The Value of Data in Big Data Architectures

A new “V” for Big Data

Big Data, an enabler for many next-generation use cases is defined with the 3 “V” s “Volume, Variety and Velocity” in the literature. These characteristics describe a new set of requirements for which every company has to develop a strategy.

In many companies a combination of In-Memory Database (IMDB) and Hadoop have prevailed to meet these requirements. At this point, all combinations of IBM, Oracle or SAP HANA with Hadoop distributions of Hortonworks, Cloudera, IBM, and several others are conceivable. An issue, which is not discussed in this blog post, is that some combinations are more advantageous than others. What all possible combinations equal, is the large gap of in-memory to Hadoop licensing and hardware prices. A strategy which data, how long, at what point is stored can make a difference of several hundred of thousand euros per year. In addition to the often-mentioned 3 “V” s, companies therefore have to deal with another “V”. The value of data.

The value of data describes the monetary value of a record and has to be defined separately for any use case and any data source. Thus, for a manufacturing company is primarily important that the production processes work correctly, social media data is important only for concurrent processes. In service companies on the other hand social media issues are very important because a large proportion of its turnover on advertising will be generated there.

The value of the data can be expressed in monetary terms, by describing them in a kind of risk matrix. The main question for this matrix is: “What’s the impact, if a data record is not analyzed immediately?”.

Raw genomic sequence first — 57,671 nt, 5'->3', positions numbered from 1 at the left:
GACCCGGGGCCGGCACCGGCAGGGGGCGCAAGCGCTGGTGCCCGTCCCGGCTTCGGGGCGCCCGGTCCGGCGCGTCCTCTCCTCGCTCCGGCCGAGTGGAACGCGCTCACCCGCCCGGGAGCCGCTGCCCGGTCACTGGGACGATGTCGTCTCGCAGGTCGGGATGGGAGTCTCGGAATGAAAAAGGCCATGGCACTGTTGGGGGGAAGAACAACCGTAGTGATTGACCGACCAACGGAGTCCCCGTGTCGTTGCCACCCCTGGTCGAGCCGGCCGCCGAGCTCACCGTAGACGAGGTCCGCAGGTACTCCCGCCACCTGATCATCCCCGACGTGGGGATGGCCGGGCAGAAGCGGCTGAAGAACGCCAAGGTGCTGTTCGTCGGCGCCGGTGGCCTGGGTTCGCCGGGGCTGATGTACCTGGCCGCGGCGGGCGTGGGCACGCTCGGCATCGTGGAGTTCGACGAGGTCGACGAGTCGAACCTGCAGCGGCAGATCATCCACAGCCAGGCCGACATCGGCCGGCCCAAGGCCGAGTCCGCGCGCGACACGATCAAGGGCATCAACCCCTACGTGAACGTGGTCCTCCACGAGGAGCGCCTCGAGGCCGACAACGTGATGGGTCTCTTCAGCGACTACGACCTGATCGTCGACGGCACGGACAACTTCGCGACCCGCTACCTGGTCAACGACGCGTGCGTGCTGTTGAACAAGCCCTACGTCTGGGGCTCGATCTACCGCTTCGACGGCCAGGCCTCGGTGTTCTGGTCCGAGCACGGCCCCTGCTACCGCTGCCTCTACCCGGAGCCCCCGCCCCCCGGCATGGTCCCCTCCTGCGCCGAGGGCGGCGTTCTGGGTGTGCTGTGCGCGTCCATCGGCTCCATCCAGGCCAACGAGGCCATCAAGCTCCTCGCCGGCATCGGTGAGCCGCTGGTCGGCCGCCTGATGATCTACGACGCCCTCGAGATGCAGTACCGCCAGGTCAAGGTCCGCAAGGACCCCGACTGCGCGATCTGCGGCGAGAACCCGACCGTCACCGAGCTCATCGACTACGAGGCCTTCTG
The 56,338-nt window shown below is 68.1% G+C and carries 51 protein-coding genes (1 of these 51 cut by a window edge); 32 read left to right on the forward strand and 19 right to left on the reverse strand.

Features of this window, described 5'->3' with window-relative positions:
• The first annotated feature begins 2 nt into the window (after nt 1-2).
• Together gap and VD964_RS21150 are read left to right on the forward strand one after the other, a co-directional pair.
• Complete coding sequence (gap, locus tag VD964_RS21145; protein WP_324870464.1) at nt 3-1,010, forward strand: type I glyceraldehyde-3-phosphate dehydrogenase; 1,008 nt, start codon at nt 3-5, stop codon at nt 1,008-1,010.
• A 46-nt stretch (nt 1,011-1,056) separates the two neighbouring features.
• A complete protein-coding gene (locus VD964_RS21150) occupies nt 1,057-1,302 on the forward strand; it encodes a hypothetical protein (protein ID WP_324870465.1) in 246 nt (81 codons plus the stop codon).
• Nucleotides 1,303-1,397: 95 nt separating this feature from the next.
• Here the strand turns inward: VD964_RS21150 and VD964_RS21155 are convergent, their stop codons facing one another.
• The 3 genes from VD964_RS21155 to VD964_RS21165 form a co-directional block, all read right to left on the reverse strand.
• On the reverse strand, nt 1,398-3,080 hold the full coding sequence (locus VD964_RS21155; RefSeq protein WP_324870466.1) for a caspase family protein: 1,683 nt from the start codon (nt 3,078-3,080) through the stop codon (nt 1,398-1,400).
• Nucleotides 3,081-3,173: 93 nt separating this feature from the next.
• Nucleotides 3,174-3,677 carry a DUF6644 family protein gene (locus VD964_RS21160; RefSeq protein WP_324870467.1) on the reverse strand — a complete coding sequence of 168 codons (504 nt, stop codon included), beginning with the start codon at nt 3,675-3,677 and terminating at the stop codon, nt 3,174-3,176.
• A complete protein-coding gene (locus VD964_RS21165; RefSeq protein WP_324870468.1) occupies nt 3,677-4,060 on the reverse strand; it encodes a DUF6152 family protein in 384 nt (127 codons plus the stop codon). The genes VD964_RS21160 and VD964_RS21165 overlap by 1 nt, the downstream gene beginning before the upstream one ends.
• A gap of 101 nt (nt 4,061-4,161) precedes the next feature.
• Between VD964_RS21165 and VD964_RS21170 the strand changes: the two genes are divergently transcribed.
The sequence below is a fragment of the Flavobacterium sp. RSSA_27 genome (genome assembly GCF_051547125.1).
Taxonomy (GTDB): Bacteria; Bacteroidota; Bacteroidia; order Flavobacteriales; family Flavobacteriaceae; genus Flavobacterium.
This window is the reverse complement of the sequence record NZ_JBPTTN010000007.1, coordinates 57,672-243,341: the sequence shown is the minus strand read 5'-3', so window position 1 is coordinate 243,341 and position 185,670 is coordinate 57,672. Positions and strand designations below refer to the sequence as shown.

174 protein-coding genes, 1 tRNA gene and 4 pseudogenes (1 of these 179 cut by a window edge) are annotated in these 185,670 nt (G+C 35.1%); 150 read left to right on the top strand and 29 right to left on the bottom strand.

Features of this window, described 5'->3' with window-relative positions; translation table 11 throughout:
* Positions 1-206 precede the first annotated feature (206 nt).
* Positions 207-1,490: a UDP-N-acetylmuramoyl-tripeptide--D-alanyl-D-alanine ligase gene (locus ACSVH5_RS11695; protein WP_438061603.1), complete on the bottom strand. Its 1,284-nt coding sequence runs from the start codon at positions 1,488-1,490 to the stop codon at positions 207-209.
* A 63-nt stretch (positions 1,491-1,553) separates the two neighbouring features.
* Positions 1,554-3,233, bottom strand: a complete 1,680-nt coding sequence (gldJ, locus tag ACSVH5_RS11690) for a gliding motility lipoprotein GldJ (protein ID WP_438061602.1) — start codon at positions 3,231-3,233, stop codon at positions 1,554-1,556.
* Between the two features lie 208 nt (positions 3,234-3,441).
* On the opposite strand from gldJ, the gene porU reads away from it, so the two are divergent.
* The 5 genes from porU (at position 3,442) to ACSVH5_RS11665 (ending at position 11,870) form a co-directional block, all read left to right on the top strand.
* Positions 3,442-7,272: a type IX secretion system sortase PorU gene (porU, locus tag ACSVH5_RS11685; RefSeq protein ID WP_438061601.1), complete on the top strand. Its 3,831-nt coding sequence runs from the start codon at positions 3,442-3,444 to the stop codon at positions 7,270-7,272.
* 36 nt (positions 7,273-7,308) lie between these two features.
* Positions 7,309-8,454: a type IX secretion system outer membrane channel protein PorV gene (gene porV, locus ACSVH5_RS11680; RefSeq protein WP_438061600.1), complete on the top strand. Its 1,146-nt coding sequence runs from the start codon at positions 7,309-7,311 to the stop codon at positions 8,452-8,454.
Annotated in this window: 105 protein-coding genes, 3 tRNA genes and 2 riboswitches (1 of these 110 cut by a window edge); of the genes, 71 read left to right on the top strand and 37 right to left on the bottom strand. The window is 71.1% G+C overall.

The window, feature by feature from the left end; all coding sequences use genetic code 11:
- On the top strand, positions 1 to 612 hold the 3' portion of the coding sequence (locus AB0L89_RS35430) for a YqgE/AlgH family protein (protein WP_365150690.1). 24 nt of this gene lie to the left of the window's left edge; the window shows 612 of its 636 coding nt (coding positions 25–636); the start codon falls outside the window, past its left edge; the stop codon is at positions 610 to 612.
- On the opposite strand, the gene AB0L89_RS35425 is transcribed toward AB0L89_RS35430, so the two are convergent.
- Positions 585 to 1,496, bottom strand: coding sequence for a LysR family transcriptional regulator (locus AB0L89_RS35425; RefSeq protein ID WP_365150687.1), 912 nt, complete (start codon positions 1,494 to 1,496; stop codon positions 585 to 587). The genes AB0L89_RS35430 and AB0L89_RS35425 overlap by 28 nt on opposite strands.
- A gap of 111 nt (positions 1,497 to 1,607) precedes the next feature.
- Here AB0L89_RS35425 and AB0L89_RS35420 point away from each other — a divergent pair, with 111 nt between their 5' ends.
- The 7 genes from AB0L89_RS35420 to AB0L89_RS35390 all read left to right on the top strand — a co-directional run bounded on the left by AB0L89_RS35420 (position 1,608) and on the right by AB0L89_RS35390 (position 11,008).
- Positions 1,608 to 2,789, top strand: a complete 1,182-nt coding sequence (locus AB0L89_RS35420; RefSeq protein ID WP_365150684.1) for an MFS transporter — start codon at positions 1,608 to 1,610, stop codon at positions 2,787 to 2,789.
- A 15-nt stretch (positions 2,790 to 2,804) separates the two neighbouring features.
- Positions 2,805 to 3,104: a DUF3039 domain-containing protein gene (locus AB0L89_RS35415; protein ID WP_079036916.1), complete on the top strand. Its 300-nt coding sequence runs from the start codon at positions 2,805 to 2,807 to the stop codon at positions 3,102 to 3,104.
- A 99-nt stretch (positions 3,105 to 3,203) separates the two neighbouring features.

Once you have determined the value of a data set, the problem in Big Data architectures is, which combination of expensive in-memory databases and inexpensive stores like Hadoop is used, to store the data primary and where it is stored the next month till archiving. This is even more complicated if a hybrid scenario of cloud and on premise servers is being used because Hadoop and the IMDB can be located in two different data centers. At this point I will describe an IMDB /Hadoop scenario in one data center only.

There are basically three ways to control a data flow in an IMDB /Hadoop scenario:

  1. Duplicate all data while loading them in Hadoop and IMDB in parallel and clean the IMDB with housekeeping jobs from time to time
  2. Load all data in Hadoop and only specific (aggregated) data in the IMDB
  3. Load all data in the IMDB and archive from time to time to Hadoop


The first Scenario is the most expensive and most complex model, since all data is initially stored redundantly and therefore must be managed in two independent systems. To manage means all actions around, backup, run & maintain etc. Only data with the highest risk should be processed in this way, however it is ensured that real time data ingestion as well as pattern recognition can be performed on all historical data at the same time. This is, for example, interesting to waterworks where sensor data must be interpreted immediately in order to respond promptly to pollution. In addition to the live limits, which can be evaluated directly in the IMBD, the values ​​can be processed in parallel in the Hadoop Cluster and compared to historical data and patterns, which indicate a growing pollution, can be found.

The second Scenario is suitable for data that is used in daily, weekly or monthly reports and linked with other information. The data is stored in Hadoop in the original form and can be accessed at any time for reporting. Since those types of reports are not time-critical, even greater processing times can be tolerated. In addition, many IMDB have connectors to Hadoop, so the data do not need to be physically transmitted but initiated the calculation out of the IMDB and only the result is returned.

The third Scenario can be used for data that will be needed for immediate decisions, but their value wears off quickly. E.g. a sensor data of the last month only has small significance. But for the most recently produced product the same data decided on committee or good part. The data can therefore be transferred from time to time for long-term archiving in the lower-cost storage medium Hadoop.

All of these approaches have their place and can affect the cost of licenses and storage in a specific scenario. However, these channels are not a panacea and must be re-evaluated for each data source in each use case.

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